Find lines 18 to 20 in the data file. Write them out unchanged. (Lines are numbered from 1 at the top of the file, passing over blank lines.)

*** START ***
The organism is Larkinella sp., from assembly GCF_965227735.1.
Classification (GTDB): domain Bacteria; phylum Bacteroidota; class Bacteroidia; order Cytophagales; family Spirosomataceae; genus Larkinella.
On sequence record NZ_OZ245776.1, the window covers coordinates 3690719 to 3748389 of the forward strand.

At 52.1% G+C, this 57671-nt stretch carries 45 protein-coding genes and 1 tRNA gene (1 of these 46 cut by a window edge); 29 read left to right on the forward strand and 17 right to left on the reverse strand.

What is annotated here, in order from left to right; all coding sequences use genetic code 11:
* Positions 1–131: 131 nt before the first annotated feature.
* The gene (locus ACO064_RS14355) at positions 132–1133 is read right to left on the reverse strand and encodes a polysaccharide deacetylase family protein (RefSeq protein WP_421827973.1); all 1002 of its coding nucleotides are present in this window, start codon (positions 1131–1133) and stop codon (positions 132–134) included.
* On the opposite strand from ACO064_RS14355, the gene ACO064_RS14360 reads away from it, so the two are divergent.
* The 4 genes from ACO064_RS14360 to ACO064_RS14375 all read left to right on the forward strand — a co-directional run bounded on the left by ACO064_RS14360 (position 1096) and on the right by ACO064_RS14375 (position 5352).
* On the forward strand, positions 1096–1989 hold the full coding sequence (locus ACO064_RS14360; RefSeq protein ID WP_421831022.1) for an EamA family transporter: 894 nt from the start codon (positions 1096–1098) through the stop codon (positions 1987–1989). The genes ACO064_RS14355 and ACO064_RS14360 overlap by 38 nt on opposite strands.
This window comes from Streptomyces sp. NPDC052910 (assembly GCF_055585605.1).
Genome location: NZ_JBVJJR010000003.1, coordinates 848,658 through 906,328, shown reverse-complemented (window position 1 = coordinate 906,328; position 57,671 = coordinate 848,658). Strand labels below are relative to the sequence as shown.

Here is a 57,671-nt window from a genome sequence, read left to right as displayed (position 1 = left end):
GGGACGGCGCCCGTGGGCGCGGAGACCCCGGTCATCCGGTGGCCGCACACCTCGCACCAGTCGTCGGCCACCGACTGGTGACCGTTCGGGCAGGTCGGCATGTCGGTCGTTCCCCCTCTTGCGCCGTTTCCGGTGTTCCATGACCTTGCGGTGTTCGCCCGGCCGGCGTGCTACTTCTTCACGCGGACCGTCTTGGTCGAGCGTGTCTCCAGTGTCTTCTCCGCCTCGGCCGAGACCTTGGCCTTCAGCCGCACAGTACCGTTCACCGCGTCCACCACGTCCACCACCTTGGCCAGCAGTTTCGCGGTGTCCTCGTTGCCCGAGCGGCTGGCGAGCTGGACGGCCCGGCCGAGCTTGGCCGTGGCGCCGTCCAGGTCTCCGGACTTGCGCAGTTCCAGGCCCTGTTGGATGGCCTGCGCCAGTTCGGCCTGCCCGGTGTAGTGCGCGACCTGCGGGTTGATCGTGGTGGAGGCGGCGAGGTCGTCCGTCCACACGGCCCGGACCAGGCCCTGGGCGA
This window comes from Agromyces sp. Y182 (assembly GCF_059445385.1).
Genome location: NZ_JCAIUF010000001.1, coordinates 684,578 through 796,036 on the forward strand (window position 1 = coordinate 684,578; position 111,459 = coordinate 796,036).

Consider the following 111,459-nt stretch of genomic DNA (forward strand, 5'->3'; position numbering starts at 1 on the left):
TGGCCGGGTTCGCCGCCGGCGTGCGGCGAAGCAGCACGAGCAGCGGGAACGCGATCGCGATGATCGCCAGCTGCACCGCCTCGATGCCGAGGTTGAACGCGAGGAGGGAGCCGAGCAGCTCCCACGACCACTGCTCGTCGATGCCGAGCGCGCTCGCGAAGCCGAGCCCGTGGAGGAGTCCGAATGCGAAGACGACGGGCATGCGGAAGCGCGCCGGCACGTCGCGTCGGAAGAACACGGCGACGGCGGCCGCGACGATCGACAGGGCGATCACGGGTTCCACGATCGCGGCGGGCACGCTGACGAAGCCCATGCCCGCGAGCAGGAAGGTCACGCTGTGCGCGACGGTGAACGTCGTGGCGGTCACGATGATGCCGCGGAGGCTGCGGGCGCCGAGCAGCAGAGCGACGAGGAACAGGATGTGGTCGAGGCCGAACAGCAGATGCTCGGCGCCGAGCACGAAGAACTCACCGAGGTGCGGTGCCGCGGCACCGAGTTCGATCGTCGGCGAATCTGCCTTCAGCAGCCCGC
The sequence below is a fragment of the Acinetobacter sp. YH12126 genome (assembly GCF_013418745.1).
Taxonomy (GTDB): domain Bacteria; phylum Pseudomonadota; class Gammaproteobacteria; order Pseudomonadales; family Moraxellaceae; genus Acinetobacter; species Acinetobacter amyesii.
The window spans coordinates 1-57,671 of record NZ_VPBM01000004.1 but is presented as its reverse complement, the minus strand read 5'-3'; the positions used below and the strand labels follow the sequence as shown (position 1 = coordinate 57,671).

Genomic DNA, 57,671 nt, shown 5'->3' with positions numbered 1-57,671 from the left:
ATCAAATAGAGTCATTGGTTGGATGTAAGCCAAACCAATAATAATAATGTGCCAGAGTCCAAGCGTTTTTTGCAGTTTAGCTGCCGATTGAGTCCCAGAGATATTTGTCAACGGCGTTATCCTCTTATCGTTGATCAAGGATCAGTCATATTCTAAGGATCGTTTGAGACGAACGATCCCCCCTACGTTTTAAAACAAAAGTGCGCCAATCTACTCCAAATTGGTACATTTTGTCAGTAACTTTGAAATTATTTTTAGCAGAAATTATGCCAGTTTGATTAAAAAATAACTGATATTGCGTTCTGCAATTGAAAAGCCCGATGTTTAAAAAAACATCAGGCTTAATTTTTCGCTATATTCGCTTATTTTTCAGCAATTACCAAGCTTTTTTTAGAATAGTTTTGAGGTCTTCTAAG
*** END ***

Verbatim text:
TGGCCGGGTTCGCCGCCGGCGTGCGGCGAAGCAGCACGAGCAGCGGGAACGCGATCGCGATGATCGCCAGCTGCACCGCCTCGATGCCGAGGTTGAACGCGAGGAGGGAGCCGAGCAGCTCCCACGACCACTGCTCGTCGATGCCGAGCGCGCTCGCGAAGCCGAGCCCGTGGAGGAGTCCGAATGCGAAGACGACGGGCATGCGGAAGCGCGCCGGCACGTCGCGTCGGAAGAACACGGCGACGGCGGCCGCGACGATCGACAGGGCGATCACGGGTTCCACGATCGCGGCGGGCACGCTGACGAAGCCCATGCCCGCGAGCAGGAAGGTCACGCTGTGCGCGACGGTGAACGTCGTGGCGGTCACGATGATGCCGCGGAGGCTGCGGGCGCCGAGCAGCAGAGCGACGAGGAACAGGATGTGGTCGAGGCCGAACAGCAGATGCTCGGCGCCGAGCACGAAGAACTCACCGAGGTGCGGTGCCGCGGCACCGAGTTCGATCGTCGGCGAATCTGCCTTCAGCAGCCCGC
The sequence below is a fragment of the Acinetobacter sp. YH12126 genome (assembly GCF_013418745.1).
Taxonomy (GTDB): domain Bacteria; phylum Pseudomonadota; class Gammaproteobacteria; order Pseudomonadales; family Moraxellaceae; genus Acinetobacter; species Acinetobacter amyesii.